The proper relationship between the individual's interests and the common good is a delicate balancing act that political philosophers such as Socrates, Plato, Aristotle, and Sophocles have tried to define. For philosophers such as Socrates and Plato, the common good trumps the individual interest when those interests interfere with what they believe is right for society as a whole. For others like Aristotle and Locke, a consensus on what the common good is must be defined within the reality that individual interests exists; meaning, they cannot be completely discarded for the good of society. I believe that in a free society, where the common good to doesn't have to be forced upon its citizens, the common good should impose upon the individual's interest only as much as citizens will allow without feeling such impositions are unreasonable restrictions on their lives.
The reason that unreasonable restrictions on the individual's interests cannot be entirely ignored is that human nature doesn't allow for such selflessness. Since that is so, citizens will not allow for common good to exist in a society if it as the expense of their interests. However, small restrictions can be readily accepted it they believe that such impositions actually affords them the safety and opportunity to nurture their interests. For example, the property owner will gladly pay taxes to the government for the common good if they believe that the government will protect them those who would steal their land. In Aristotle's critic of Plato, Aristotle points out that humans cannot learn what the common good and what their proper role in society is without having individual interests. For example, Aristotle pokes holes in Plato's position that philosophers should not possess personal property as irrational as it does not take into consideration that property ownership "contributes to the overall rational structure of society and thus to people's happiness," which is a requirement before the common good can be realized. Aristotle's criticism of Plato hinges on the presupposition that personal happiness must exist before civic virtue can. Accordingly, family, friendship, and personal property are "needed in order to enable individuals to feel that their lives have value, and both are necessary dimensions of a well-organized polis that secures a sense of communal solidarity among diverse people" (DeLue 54).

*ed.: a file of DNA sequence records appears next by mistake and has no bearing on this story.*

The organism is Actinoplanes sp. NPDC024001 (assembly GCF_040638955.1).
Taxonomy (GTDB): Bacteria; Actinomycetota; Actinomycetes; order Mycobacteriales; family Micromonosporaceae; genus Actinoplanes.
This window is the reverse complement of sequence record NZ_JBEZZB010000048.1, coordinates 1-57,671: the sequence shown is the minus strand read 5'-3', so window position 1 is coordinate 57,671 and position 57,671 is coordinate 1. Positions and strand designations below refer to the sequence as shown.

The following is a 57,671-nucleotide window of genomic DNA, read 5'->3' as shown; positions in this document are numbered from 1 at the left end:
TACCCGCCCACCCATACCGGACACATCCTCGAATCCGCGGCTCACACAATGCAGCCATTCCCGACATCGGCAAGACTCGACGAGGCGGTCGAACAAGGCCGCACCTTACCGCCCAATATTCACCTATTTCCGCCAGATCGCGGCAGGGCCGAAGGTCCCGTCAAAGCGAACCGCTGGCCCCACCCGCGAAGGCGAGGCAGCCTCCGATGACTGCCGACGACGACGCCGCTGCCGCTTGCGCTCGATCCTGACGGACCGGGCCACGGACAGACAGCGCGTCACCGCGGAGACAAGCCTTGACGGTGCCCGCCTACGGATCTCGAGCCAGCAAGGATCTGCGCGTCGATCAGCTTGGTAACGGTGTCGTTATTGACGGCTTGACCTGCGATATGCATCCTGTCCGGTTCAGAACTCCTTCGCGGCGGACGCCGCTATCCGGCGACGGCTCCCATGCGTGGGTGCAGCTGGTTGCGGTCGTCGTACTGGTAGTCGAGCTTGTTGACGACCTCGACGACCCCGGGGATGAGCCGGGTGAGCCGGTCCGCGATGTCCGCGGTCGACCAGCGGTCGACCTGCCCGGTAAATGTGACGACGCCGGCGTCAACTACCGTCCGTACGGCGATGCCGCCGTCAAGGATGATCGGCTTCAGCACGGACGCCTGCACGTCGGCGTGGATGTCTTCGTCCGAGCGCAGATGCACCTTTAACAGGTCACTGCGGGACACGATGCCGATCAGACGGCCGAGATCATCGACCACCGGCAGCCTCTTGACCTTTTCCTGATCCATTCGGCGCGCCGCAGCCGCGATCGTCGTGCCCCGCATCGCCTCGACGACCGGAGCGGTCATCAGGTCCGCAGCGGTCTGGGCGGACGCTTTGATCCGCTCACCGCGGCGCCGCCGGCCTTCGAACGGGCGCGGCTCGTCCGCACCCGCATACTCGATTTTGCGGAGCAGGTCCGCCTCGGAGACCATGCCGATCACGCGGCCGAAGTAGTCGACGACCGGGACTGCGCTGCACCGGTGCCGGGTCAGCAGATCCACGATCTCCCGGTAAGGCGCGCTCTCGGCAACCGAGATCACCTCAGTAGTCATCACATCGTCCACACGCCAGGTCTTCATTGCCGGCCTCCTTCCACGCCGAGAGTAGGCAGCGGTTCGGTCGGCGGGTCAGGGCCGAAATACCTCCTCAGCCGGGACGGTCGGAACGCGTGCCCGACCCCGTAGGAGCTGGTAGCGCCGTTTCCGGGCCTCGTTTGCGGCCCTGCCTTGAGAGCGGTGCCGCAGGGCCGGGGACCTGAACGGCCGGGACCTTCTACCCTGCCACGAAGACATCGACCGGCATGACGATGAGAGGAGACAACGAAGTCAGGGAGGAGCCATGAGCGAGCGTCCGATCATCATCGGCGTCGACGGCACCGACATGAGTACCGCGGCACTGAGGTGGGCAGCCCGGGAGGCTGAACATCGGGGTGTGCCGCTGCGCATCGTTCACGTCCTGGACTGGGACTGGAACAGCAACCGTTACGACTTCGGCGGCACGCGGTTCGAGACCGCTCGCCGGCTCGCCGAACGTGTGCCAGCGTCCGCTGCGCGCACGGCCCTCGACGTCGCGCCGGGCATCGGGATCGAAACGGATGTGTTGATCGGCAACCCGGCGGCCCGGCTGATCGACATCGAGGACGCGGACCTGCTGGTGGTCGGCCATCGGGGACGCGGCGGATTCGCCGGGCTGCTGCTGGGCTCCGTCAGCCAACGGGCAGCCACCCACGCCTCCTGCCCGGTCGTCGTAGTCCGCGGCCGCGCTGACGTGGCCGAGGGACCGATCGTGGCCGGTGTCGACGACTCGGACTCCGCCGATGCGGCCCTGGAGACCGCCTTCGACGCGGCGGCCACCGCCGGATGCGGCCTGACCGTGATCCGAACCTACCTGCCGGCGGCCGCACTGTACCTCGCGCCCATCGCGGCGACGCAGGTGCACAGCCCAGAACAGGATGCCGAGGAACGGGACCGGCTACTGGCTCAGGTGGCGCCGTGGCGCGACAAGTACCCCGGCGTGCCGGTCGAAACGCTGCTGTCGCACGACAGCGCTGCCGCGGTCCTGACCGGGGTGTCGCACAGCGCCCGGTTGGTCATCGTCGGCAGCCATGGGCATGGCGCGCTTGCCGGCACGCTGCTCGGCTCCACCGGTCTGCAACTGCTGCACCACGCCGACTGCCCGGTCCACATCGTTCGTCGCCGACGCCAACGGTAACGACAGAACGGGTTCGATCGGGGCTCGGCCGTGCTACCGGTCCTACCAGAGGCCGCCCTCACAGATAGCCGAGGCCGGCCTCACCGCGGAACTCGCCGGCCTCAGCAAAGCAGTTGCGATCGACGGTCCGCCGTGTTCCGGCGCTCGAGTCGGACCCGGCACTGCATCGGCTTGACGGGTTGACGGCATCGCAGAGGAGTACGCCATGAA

Contrastingly, Plato's "Republic" gives little or no consideration to the individuals interests. Plato believes that the republic trumps all, and basic human interests such as the desire to improve one's station in life is disregarded as unnatural or even the desire not to be lied to are not even worthy of consideration. Plato believed that the most important members in his republic, the philosopher kings, should not be allowed to possess personal property in order to quell the appetite of the soul and nurture the qualities that he believed that philosopher kings should possess. Plato's abhorrence for the indulging of individual interests such as the acquisition of wealth and luxuries makes what he perceived is the common good the only legitimate factor in the structuring of the polis. Therefore Aristotle's criticism of his republic and forms is valid. Plato asserts what should be, with little regard if what he proposes is even feasible.
The "Three Theban Plays" by Socrates demonstrates in balances of the individual's interests versus the common good. In "Oedipus Rex" Oedipus' determination to solve the mystery of his people's plight is example of where the individual interest is extremely forsaken in the interest of the common good. In the classic tale of the king who discovers that he has unknowingly killed his father and slept with his mother, the absurdly sacrifice of self-interest results in the self-blinding and self-exile of Oedipus. Instead of concern for his well-being, Oedipus, in the middle of the story, realizes...
Cited: DeLue, Steven. Political Thinking: Political Theory and Civil Society.
New York: Longman, 2002
Fagles, Robert. The Three Theban Plays.
New York: Penguin Classis, 1982
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